Just How Easy Is It To Integrate Parse.ly with WordPress?

Every SaaS company promises a “seamless integration” or an “easy implementation.” And with the sheer volume of technology solutions on the market today (almost 10,000, according to a recent study by ChiefMartec.com), no wonder the choices feel endless when it comes to building out a content tech stack, including bolting in an analytics solution. 

In practice, is any integration actually “seamless?” And just how easy is “easy?”

Recently, we assembled marketing and tech integration experts from WordPress VIP and Aprimo to gaze inward at our own implementation processes here at Parse.ly. 

Customer Support Engineer Josh Hanson, who has implemented analytics platforms from Google Analytics and Adobe Analytics to Parse.ly, spoke candidly about integrating our solution on a website. We’ve distilled his expertise below. 

Table of contents

  1. How easy is it to integrate Parse.ly on your website?
  2. Integrating Parse.ly on your website 3 ways
  3. Why we suggest implementing with the WordPress plugin
  4. Integrate, implement, foster usership: the road to analytics nirvana

How easy is it to integrate Parse.ly on your website? Let’s take a look.

The implementation blues: Source: Martech Trends Report 2022. “We’ve actually seen clients come to kickoff calls with Parse.ly already implemented on their site. The kickoff call turns into an ‘integration wrap-up call.’” — Josh Hanson, Parse.ly Customer Support Engineer 

Integrating Parse.ly on your website 3 ways

There are 3 primary ways that companies integrate Parse.ly. Each of these involve the same basic steps:

Depending on how your site is set up, we use one of three integration approaches to get our solution up and running. The differences between them come down to how many people need to be involved, and who those people need to be.

  1. WordPress plugin integration—requires minimal coding and developer involvement; in most cases none at all. A user with WP admin access can handle everything. 
  2. Basic integration—requires the work of at least one dedicated developer. They add the Parse.ly tracker—a small piece of Javascript tracking code—along with metadata to all site pages. That tracker monitors user actions, relays them to Parse.ly analytics servers, and populates a Parse.ly dashboard with data. Compared to the basic integration process for Adobe or Google analytics, Parse.ly’s is “dead simple.”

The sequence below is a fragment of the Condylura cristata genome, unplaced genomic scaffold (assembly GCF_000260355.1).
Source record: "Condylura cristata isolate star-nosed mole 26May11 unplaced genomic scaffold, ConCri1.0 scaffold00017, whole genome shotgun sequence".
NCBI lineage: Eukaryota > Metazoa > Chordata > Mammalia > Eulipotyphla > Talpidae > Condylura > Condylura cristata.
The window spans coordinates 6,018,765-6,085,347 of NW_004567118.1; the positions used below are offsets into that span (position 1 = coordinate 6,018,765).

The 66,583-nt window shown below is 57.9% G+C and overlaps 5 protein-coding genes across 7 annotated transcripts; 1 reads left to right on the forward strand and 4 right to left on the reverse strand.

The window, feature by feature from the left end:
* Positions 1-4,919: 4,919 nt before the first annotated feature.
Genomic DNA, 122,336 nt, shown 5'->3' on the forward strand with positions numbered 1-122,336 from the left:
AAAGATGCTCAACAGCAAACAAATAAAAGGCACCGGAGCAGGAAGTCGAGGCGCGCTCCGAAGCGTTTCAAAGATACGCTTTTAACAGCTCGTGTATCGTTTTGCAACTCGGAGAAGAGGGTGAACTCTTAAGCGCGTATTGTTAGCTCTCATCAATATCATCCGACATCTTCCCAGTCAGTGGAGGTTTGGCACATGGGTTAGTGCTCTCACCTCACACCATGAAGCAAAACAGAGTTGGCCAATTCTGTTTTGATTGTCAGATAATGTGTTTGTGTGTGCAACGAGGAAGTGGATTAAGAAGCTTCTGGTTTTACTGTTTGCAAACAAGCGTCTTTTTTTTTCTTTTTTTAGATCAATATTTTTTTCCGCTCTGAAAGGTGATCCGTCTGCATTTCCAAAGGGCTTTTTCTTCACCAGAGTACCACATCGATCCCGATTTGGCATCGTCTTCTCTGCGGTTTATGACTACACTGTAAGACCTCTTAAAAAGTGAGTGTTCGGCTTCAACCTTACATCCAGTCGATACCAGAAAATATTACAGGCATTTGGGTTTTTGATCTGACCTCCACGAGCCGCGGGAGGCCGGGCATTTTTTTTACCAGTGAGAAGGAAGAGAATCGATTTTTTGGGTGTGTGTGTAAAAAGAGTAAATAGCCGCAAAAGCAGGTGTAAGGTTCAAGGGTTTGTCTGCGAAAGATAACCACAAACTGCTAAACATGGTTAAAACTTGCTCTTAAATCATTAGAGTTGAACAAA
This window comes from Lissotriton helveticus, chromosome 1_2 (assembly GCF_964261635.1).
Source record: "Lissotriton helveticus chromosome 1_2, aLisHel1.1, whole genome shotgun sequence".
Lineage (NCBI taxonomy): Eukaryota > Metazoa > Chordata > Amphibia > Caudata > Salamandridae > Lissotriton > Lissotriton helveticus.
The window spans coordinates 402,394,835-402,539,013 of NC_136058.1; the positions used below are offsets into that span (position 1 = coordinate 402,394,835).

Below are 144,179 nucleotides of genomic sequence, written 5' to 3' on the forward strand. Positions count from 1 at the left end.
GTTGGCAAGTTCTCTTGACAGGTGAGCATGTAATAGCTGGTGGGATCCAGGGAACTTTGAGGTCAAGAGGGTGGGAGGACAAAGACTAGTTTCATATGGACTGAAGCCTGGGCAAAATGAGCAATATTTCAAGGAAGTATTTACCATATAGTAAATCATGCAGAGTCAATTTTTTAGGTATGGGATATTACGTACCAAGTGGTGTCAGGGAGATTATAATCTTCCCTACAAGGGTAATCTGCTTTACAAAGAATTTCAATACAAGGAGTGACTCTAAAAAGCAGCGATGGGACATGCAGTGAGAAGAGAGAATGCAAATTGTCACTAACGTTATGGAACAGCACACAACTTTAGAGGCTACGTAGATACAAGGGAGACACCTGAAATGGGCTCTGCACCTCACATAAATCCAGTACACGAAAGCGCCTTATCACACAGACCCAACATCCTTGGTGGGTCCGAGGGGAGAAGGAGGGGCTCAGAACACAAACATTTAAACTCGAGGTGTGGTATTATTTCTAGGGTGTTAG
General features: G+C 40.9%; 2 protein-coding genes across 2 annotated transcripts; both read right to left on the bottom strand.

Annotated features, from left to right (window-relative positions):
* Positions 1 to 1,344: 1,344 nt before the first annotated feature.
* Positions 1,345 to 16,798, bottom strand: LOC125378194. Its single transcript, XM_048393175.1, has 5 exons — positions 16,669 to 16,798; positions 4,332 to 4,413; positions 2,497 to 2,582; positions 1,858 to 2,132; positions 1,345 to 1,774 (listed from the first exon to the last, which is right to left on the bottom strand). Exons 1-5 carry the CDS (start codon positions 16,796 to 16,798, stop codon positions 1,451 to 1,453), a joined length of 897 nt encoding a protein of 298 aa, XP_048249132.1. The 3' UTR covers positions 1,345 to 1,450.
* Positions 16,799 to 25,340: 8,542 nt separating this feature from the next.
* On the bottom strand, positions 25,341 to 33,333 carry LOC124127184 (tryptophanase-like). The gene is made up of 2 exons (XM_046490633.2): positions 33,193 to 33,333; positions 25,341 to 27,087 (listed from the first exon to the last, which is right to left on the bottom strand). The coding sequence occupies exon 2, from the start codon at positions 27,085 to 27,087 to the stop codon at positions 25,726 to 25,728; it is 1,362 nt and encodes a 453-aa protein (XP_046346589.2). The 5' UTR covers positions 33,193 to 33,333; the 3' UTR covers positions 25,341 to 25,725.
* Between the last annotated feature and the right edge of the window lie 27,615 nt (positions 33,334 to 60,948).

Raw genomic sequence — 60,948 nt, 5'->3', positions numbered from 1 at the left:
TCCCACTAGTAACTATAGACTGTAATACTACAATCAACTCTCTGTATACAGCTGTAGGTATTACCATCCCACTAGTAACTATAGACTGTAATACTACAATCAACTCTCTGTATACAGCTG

3. Tag integration—requires hybrid involvement from a developer and an end-user, e.g., a marketer, editor, or content manager. They add the Parse.ly tracker either directly to their HTML page templates, or load it via a tag manager, such as Google Tag Manager (by far the most popular approach), TealiumIQ, or Ensighten. The developer will need to populate metadata. Note: More on tag managers below. 

Why we suggest implementing with the WordPress plugin

It’s a given: every SaaS company has their own take of what “seamless integration” really means. Ours: “Have as few people and steps involved as possible.” That’s best exemplified by our WordPress plugin, which does involve only a few steps: 

  1. Access the plugins section of your WordPress dashboard
  2. Click “install now” to add the Parse.ly plugin
  3. Activate the plugin 
  4. Tweak a few configuration settings 

Voilà! And watch your content data begin to flow into your Parse.ly dashboard.

Can integration really be “just a few clicks away”? Believe it. We’ve seen Parse.ly clients come to integration kickoff calls with Parse.ly already implemented on their site. As such, the kickoff call turns into an “integration wrap-up call.” 

Given the simplicity of having basic implementation capabilities at the plugin level, it’s safe to say that integrating Parse.ly via the WordPress plugin is easy. Very easy.

Another benefit of the plugin? At WordPress VIP and Parse.ly, our mission is to make the loop between content creation and content insights as tight as possible—so you can move faster and smarter. The plugin is under active development, releasing new features like the Content Helper that plug insights directly into the WordPress Admin. Using the Parse.ly plugin will ensure that you are benefitting from these new feature developments as soon as they are released.